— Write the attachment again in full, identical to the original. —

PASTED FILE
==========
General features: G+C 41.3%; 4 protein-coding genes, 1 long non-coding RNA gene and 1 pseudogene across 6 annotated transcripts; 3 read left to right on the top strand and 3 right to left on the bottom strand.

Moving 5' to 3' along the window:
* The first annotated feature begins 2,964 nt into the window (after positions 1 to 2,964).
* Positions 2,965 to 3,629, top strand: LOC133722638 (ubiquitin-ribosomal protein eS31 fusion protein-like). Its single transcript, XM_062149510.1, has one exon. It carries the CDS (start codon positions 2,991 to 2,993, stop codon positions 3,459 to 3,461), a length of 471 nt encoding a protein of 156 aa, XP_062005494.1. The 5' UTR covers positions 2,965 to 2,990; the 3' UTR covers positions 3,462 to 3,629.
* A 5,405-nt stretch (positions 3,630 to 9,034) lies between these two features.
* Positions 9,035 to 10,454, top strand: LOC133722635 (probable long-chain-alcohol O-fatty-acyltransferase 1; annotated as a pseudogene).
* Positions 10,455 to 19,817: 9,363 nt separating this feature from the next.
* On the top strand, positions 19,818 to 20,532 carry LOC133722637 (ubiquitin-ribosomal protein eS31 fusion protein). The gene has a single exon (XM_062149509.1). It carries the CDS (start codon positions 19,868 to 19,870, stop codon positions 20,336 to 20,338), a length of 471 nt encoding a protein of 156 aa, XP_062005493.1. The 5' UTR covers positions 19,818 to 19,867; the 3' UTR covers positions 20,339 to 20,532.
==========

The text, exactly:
General features: G+C 41.3%; 4 protein-coding genes, 1 long non-coding RNA gene and 1 pseudogene across 6 annotated transcripts; 3 read left to right on the top strand and 3 right to left on the bottom strand.

Moving 5' to 3' along the window:
* The first annotated feature begins 2,964 nt into the window (after positions 1 to 2,964).
* Positions 2,965 to 3,629, top strand: LOC133722638 (ubiquitin-ribosomal protein eS31 fusion protein-like). Its single transcript, XM_062149510.1, has one exon. It carries the CDS (start codon positions 2,991 to 2,993, stop codon positions 3,459 to 3,461), a length of 471 nt encoding a protein of 156 aa, XP_062005494.1. The 5' UTR covers positions 2,965 to 2,990; the 3' UTR covers positions 3,462 to 3,629.
* A 5,405-nt stretch (positions 3,630 to 9,034) lies between these two features.
* Positions 9,035 to 10,454, top strand: LOC133722635 (probable long-chain-alcohol O-fatty-acyltransferase 1; annotated as a pseudogene).
* Positions 10,455 to 19,817: 9,363 nt separating this feature from the next.
* On the top strand, positions 19,818 to 20,532 carry LOC133722637 (ubiquitin-ribosomal protein eS31 fusion protein). The gene has a single exon (XM_062149509.1). It carries the CDS (start codon positions 19,868 to 19,870, stop codon positions 20,336 to 20,338), a length of 471 nt encoding a protein of 156 aa, XP_062005493.1. The 5' UTR covers positions 19,818 to 19,867; the 3' UTR covers positions 20,339 to 20,532.